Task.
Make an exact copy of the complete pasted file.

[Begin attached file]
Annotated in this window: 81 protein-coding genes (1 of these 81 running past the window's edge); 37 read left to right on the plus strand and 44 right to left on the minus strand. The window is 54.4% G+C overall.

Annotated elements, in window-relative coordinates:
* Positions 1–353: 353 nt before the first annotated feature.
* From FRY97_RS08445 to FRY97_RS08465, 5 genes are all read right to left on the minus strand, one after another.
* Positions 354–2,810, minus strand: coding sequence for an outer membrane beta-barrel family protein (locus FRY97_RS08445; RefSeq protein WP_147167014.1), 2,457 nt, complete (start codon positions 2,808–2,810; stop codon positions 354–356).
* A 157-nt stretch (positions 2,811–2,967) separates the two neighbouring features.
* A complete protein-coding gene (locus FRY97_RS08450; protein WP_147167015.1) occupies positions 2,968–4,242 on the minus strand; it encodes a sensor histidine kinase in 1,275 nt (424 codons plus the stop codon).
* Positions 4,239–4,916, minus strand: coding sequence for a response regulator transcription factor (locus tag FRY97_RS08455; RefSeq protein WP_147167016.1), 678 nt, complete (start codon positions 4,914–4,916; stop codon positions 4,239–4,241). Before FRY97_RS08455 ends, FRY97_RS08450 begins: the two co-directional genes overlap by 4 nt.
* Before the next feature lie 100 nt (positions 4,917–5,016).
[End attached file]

Annotated in this window: 81 protein-coding genes (1 of these 81 running past the window's edge); 37 read left to right on the plus strand and 44 right to left on the minus strand. The window is 54.4% G+C overall.

Annotated elements, in window-relative coordinates:
* Positions 1–353: 353 nt before the first annotated feature.
* From FRY97_RS08445 to FRY97_RS08465, 5 genes are all read right to left on the minus strand, one after another.
* Positions 354–2,810, minus strand: coding sequence for an outer membrane beta-barrel family protein (locus FRY97_RS08445; RefSeq protein WP_147167014.1), 2,457 nt, complete (start codon positions 2,808–2,810; stop codon positions 354–356).
* A 157-nt stretch (positions 2,811–2,967) separates the two neighbouring features.
* A complete protein-coding gene (locus FRY97_RS08450; protein WP_147167015.1) occupies positions 2,968–4,242 on the minus strand; it encodes a sensor histidine kinase in 1,275 nt (424 codons plus the stop codon).
* Positions 4,239–4,916, minus strand: coding sequence for a response regulator transcription factor (locus tag FRY97_RS08455; RefSeq protein WP_147167016.1), 678 nt, complete (start codon positions 4,914–4,916; stop codon positions 4,239–4,241). Before FRY97_RS08455 ends, FRY97_RS08450 begins: the two co-directional genes overlap by 4 nt.
* Before the next feature lie 100 nt (positions 4,917–5,016).